feb 16 18:47:36 centos7-test.stardata.lan docker-compose[3953]: wordpress_1  | [Fri Feb 16 17:47:36.915385 2018] [mpm_prefork:notice] [pid 1] AH00163: Apache/2.4.25 (Debian) PHP/7.2.2 configured -- resuming normal operations
feb 16 18:47:36 centos7-test.stardata.lan docker-compose[3953]: wordpress_1  | [Fri Feb 16 17:47:36.915502 2018] [core:notice] [pid 1] AH00094: Command line: 'apache2 -D FOREGROUND'

I hope this can help some fellow admin out there :)

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Develop a Jekyll website… without Jekyll

Containers are great for developers: when I’m messing around with code I try to keep everything neatly containerized, so I can just pull my repository on some other machine, run a few scripts and be ready to keep on developing without having to install stuff on the main Operating System.

Jekyll is a nice Static Website Generator, used prominently on GitHub. An already-made Jekyll container exists, but I couldn’t find out how (or even if) you could use it to create a Jekyll website from scratch. So I fired up a generic Ruby container and installed jekyll in it to create the base layout, then I ran the already-made jekyll container to build the website.

$ cat > Gemfile <<EOF
source 'https://rubygems.org'
gem "jekyll"
EOF

$ docker run --rm --volume=$PWD:/usr/src/app -w /usr/src/app -it ruby:latest /bin/bash
[container#1]# bundle install
[...]
Fetching jekyll 3.6.0
Installing jekyll 3.6.0
Bundle complete! 1 Gemfile dependency, 20 gems now installed.
Bundled gems are installed into /usr/local/bundle.
[container#1]# jekyll new test01
[...]
Bundler: Using jekyll 3.6.0
Bundler: Bundle complete! 1 Gemfile dependency, 20 gems now installed.
Bundler: Bundled gems are installed into /usr/local/bundle.
New jekyll site installed in /usr/src/app/test01.
[container#1]# exit
$ ls -l test01
-rw-r--r-- 1 root root  398 ott 14 16:40 404.html
-rw-r--r-- 1 root root  539 ott 14 16:40 about.md
-rw-r--r-- 1 root root 1,7K ott 14 16:40 _config.yml
-rw-r--r-- 1 root root  937 ott 14 16:40 Gemfile
-rw-r--r-- 1 root root  213 ott 14 16:40 index.md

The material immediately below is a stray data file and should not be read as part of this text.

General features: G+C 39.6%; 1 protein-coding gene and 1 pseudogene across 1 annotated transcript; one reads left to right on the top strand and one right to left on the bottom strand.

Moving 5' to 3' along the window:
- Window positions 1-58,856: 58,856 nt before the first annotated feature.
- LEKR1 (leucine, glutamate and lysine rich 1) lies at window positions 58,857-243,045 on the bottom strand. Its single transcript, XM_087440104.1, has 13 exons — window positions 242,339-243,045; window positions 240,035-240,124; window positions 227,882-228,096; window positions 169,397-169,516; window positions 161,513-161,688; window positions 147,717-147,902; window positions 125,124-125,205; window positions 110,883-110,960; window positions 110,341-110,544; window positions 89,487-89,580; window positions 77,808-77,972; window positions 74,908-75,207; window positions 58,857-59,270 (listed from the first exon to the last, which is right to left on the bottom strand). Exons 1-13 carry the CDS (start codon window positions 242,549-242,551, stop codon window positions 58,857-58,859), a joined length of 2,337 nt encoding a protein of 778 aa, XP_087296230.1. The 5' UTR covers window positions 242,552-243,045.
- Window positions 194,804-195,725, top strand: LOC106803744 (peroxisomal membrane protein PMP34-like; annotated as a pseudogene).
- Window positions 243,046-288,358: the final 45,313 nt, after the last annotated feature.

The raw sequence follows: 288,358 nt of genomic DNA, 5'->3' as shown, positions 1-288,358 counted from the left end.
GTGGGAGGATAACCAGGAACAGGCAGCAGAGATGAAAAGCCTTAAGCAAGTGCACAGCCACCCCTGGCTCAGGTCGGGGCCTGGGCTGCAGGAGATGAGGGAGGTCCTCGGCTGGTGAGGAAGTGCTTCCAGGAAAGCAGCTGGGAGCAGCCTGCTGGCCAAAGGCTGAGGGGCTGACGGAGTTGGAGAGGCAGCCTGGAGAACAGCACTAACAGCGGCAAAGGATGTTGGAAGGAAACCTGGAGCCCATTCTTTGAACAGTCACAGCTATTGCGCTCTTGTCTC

drwxr-xr-x 2 root root 4,0K ott 14 16:40 _posts

Once I had the basic site structure ready, I ran the Jekyll container to build it:

$ cd test01
$ docker run --rm  --volume=$PWD:/srv/jekyll  -it  jekyll/jekyll:latest  jekyll build
Resolving dependencies...
The Gemfile's dependencies are satisfied
Configuration file: /srv/jekyll/_config.yml
            Source: /srv/jekyll
       Destination: /srv/jekyll/_site
 Incremental build: disabled. Enable with --incremental
      Generating...
                    done in 0.292 seconds.
 Auto-regeneration: disabled. Use --watch to enable.
$ ls -lh _site/
-rw-r--r-- 1 velenux velenux 5,5K ott 14 16:44 404.html
drwxr-xr-x 2 velenux velenux 4,0K ott 14 16:44 about
drwxr-xr-x 2 velenux velenux 4,0K ott 14 16:44 assets
-rw-r--r-- 1 velenux velenux 3,7K ott 14 16:44 feed.xml
-rw-r--r-- 1 velenux velenux 5,5K ott 14 16:44 index.html
drwxr-xr-x 3 velenux velenux 4,0K ott 14 16:44 jekyll

So… that’s it, you can now develop your Jekyll website without having Jekyll
installed on your system.

How to run a Flask application in Docker

Flask is a nice web application framework for Python.

My example app.py looks like:

from flask import Flask

app = Flask(__name__)

@app.route('/')
def hello_world():
  return 'Hello, World!'

According to Flask documentation, to run the application we need to run FLASK_APP=app.py flask run. So our Dockerfile will run this command and we’ll pass an environment variable with the application name when we start the container:

FROM python:3-onbuild
EXPOSE 5000
CMD [ "python", "-m", "flask", "run", "--host=0.0.0.0" ]

The --host=0.0.0.0 parameter is necessary so that we will be able to connect to flask from outside the docker container.

Using the -onbuild version of the Python container is handy because it will import a file named requirements.txt and install the Python modules listed in it, so go on and create this file in the same directory, containing the single line, flask.

Now we can build our container:

docker build -t flaskapp .

This might take a while. When it ends, we’ll be able to run the container, passing the FLASK_APP environment variable:

docker run -it --rm --name flaskapp \
  -v "$PWD":/usr/src/app -w /usr/src/app \
  -e LANG=C.UTF-8 -e FLASK_APP=app.py \
  -p 5000:5000 flaskapp

As you can see I’m mounting the local directory $PWD to /usr/src/app in the container and setting the work directory there. I’m also passing the -p 5000:5000 parameter so that the container tcp port 5000 is available by connecting to my host machine port 5000.

You can test your app with your browser or with curl:

$ curl http://127.0.0.1:5000/
Hello, World!

I hope this will be useful to someone out there, have fun! :)